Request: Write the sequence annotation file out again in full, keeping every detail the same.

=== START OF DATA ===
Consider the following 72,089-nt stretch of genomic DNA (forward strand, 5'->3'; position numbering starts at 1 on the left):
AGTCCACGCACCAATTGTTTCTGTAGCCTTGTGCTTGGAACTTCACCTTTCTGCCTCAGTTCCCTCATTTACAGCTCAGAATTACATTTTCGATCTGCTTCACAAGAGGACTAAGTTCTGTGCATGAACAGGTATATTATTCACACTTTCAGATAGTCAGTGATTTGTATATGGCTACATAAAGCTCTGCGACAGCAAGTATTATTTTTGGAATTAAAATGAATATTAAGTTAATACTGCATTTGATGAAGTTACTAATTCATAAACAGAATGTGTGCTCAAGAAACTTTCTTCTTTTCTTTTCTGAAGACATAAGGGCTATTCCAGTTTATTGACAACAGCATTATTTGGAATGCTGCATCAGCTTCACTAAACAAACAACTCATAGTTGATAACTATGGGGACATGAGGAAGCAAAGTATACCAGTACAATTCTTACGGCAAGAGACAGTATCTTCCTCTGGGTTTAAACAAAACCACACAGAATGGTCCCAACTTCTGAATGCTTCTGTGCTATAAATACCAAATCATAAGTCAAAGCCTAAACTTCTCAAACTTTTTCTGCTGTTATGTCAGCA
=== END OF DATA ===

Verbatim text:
Consider the following 72,089-nt stretch of genomic DNA (forward strand, 5'->3'; position numbering starts at 1 on the left):
AGTCCACGCACCAATTGTTTCTGTAGCCTTGTGCTTGGAACTTCACCTTTCTGCCTCAGTTCCCTCATTTACAGCTCAGAATTACATTTTCGATCTGCTTCACAAGAGGACTAAGTTCTGTGCATGAACAGGTATATTATTCACACTTTCAGATAGTCAGTGATTTGTATATGGCTACATAAAGCTCTGCGACAGCAAGTATTATTTTTGGAATTAAAATGAATATTAAGTTAATACTGCATTTGATGAAGTTACTAATTCATAAACAGAATGTGTGCTCAAGAAACTTTCTTCTTTTCTTTTCTGAAGACATAAGGGCTATTCCAGTTTATTGACAACAGCATTATTTGGAATGCTGCATCAGCTTCACTAAACAAACAACTCATAGTTGATAACTATGGGGACATGAGGAAGCAAAGTATACCAGTACAATTCTTACGGCAAGAGACAGTATCTTCCTCTGGGTTTAAACAAAACCACACAGAATGGTCCCAACTTCTGAATGCTTCTGTGCTATAAATACCAAATCATAAGTCAAAGCCTAAACTTCTCAAACTTTTTCTGCTGTTATGTCAGCA